'The Caracas Caper': Remembering George Foreman's Destruction Of Ken Norton

Foreman asserted himself as the heavyweight to beat by decimating Norton in Venezuela
07:00, 25 Mar 2022

Imagine for a moment a heavyweight contender arrives and bulldozes all in his path with unprecedented power and a mean streak a mile long. Now picture that contender stopping Oleksandr Usyk inside two rounds. Then I want you to imagine him bowling over a solid contender type, perhaps a Hughie Fury or a Robert Helenius, in a single round before going on to destroy Anthony Joshua in another two-round demolition. 

Sounds ridiculous doesn’t it? Nobody takes out two of the very best heavyweights in the world in less than four combined rounds, while finding time to blitz a world-ranked challenger in between. But George Foreman did. The big man from Marshall, Texas was a 3-1 underdog when he ripped the world heavyweight title from ‘Smokin’’ Joe Frazier with via vicious two-round TKO. He followed that up by knocking tough Puerto Rican Jose Roman out in a round. Then, in 1974, Foreman destroyed Ken Norton in two rounds. Such a feat is unthinkable today, but even at the time crowds spoilt by the heyday of Muhammad Ali were awestruck.

‘The Black Hercules’ was an underdog against Foreman, but a live one. The ex-Marine was coming off a brace of fights against Ali. In the first, he had broken the jaw of ‘The Greatest’ before beating him via split decision. The second was another tight affair, this time going the way of Ali on another split verdict. Norton had proved his mettle, becoming only the second man to beat ‘The Louisville Lip’. So why was he the underdog for this fight? Probably because Foreman had just destroyed the first man to beat Ali. 

Caracas, Venezuela would play host to this huge heavyweight attraction, and the card would be promoted by monument-haired fight baron Don King. Perfecting the art of staging heavyweight title bouts in unusual locales, King had been involved with Foreman’s win over Frazier in Kingston, Jamaica. Foreman’s next defence would define the artform, and reportedly King had already inked the deal for ‘The Rumble in the Jungle’ before Norton and Foreman had even touched gloves. In fashion typical of ‘The Don’, Caracas was chosen to host the fight as their government offered to waive the taxes involved in staging the fight. Or so they said…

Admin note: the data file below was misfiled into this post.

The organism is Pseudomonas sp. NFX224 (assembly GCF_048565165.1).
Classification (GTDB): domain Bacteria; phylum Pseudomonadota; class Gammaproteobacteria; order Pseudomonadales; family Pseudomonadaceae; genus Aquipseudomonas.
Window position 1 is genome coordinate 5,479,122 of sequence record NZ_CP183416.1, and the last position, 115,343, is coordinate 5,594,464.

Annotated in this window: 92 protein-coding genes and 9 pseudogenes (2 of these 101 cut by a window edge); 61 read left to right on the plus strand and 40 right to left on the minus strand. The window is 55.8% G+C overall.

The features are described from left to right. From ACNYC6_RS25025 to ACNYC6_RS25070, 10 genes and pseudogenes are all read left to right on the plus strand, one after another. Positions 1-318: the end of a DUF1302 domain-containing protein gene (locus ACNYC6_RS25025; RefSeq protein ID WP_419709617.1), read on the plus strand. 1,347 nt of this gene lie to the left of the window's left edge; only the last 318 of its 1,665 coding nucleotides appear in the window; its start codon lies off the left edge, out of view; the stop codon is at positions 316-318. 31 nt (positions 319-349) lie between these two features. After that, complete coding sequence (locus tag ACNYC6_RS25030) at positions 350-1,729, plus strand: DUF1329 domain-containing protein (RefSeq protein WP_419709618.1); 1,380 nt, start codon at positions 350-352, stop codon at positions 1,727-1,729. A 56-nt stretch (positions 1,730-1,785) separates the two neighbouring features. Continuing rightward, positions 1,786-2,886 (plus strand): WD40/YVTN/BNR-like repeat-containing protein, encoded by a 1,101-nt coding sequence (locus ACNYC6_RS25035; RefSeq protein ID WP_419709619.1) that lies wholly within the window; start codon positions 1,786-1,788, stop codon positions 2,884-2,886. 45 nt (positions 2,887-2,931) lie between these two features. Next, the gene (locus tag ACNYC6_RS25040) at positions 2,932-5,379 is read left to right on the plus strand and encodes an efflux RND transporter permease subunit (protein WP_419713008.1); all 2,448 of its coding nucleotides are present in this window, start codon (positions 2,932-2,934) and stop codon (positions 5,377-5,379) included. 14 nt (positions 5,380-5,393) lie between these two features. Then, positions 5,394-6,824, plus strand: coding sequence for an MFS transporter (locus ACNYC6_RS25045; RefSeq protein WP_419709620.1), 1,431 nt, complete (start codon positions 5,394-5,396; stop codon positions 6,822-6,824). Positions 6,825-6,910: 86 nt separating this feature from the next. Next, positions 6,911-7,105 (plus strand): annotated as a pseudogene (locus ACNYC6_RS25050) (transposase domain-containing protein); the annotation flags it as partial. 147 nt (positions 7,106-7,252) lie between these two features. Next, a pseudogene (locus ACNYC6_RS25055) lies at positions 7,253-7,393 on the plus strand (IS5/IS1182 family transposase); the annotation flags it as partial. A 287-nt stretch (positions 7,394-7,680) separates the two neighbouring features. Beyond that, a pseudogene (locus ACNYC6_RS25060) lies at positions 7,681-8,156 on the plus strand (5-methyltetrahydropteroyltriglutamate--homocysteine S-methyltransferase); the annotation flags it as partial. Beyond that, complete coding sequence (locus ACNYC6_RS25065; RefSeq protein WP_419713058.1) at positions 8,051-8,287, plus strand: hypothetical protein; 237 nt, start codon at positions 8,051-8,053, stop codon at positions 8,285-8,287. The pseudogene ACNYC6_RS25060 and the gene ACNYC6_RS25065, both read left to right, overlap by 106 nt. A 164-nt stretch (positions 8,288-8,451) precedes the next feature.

The durable Norton had only been stopped once in his career and perhaps Foreman had this at the front of his mind from the start. The two men fought a cagey opening, looking to establish range without leaving themselves open to their opponent’s power. ‘Big’ George was rightfully considered the puncher, but Norton had 23 knockouts from his own 30 wins, and enough dynamite in his fists to have crushed the most active jaw in heavyweight history. 

However, only one man would emerge for the second round with the same caution. Foreman rocked Norton a minute into the stanza and lived up to his reputation as a relentless finisher by almost immediately dropping him with a combination. Brave Kenny rose but was sent back from whence he came by a crunching left hand. Again Norton got back up, showing the steel that got him through 24 rounds with Ali. Foreman had no respect for such valour though, and another combination had Norton flat on his back, ending the fight. The beaten challenger rose again but the referee correctly spared him further punishment. 

While the in-ring action was over, the drama was just beginning. The Venezuelan government reneged on their original tax-free offer for the promotion, and demanded 18% of Foreman and Norton’s purses. Norton relented first, paying $47,000 in taxes and posting a $60,000 bond. Foreman endured five days of negotiations before eventually being allowed to leave. These difficulties led to the fight being dubbed ‘The Caracas Caper’.

The 1970s was a banner era for the heavyweight division, and in one fell swoop Foreman had carved right through to the heart of it. The two men who had beaten Muhammad Ali were almost effortlessly felled by the menacing heavyweight ruler. The most impressive thing about this achievement in hindsight is what the men Foreman defeated would go on to do. 

Frazier would defeat some of the era’s quintessential contenders in Joe Bugner, Jerry Quarry and Jimmy Ellis, as well as going the distance twice more in defeat to Ali. Their third bout, ‘The Thrilla in Manilla' is held up as the greatest heavyweight fight of all-time. Unfortunately for Joe, he would then run into Foreman again, this time losing by fifth-round TKO. 

Norton went on to become heavyweight champion of the world himself. ‘The Black Hercules’ was awarded the title by virtue of a win over Jimmy Young when the WBC stripped Leon Spinks of the belt for rematching Ali rather than facing Norton. He would also meet Ali again in their controversial third fight. Norton tasted another points defeat, but many observers felt Norton had done enough to win the fifteen-round world title bout.

Foreman’s next step is the most well-documented. ‘Big’ George would defend his title in Zaire in October of 1974 against another underdog: Muhammad Ali. I wonder how he got on…

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